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- Other airports serving Hamburg
- Hamburg Finkenwerder Airport
Hamburg Luebeck-Blankensee Airport
- 3250m x 46m
3666m x 46m
- Airlines currently operating to this airport with scheduled services
- Aer Lingus
CSA Czech Airlines
Höga Kusten Flyg
KLM Royal Dutch Airlines
LOT Polish Airlines
Norwegian Air Shuttle
Rossiya - Russian Airlines
- Airlines currently operating to this airport via codeshare
- Aegean Airlines
Air Europa Lineas Aereas
All Nippon Airways
China Eastern Airlines
China Southern Airlines
Delta Air Lines
South African Airways
Operated by FHA Flughafen Hamburg GmbH, Hamburg Airport is the international gateway to Hamburg and one of the busiest airports in Germany. The airport hosts domestic, regional and international passenger and cargo services for over 35 airlines.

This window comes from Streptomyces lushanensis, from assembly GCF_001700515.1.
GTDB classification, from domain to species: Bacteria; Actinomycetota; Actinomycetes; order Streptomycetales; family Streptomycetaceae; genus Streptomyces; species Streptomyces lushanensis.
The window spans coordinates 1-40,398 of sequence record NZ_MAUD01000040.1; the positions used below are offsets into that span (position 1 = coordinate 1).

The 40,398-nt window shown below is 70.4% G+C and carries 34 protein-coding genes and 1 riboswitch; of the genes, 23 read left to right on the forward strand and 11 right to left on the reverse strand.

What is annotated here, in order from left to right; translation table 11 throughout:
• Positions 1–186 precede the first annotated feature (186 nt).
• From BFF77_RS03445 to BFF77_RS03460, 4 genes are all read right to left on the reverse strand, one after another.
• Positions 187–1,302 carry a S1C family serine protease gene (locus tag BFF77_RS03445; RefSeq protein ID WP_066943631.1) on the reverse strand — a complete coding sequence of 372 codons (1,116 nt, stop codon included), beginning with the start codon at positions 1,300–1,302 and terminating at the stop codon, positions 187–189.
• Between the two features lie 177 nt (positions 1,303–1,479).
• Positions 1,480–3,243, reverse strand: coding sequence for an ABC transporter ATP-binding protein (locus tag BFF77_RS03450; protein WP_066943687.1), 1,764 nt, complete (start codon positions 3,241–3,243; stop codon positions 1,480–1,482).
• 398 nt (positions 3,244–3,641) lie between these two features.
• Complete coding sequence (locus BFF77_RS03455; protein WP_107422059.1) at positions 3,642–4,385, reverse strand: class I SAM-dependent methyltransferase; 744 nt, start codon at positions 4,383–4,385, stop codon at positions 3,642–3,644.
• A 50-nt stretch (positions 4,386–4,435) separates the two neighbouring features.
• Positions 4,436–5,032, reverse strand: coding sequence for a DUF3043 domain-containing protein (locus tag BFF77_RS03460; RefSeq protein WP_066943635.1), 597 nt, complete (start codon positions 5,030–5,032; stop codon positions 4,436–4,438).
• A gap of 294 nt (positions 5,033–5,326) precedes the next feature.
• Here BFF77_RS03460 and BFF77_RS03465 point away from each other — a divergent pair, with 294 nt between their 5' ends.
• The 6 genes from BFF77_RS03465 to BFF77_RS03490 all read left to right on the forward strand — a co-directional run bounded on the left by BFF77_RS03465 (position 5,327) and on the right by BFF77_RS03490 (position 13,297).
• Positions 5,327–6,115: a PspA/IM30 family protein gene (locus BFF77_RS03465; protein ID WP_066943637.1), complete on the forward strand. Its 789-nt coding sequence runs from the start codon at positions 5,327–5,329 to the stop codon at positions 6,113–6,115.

Location of Hamburg Airport, Germany
Ground Handlers servicing Hamburg Airport
459 total articles
26 total articles
On 4-Oct-2013, Lufthansa gave a presentation to analysts and investors in London on developments in its Passenger Airlines business, with a focus on giving more details of the progress of the ‘new Germanwings’. The session was led by Carsten Spohr, CEO of Lufthansa German Airlines, and supported by the CEO and CFO of LCC subsidiary Germanwings.
The speakers gave an update on the transfer of non-hub European point-to-point traffic from Lufthansa to Germanwings and its expected impact on the group’s short/medium-haul losses.
Lufthansa’s plans for Germanwings are more far-reaching than those of Air France with its LCC subsidiary Transavia France. However, IAG already has a fully fledged stand-alone pan-European LCC in the form of Vueling. Moreover, both Transavia and Vueling (and other European LCCs) have lower unit costs than Germanwings. Can it generate enough of a price premium to offset this cost disadvantage?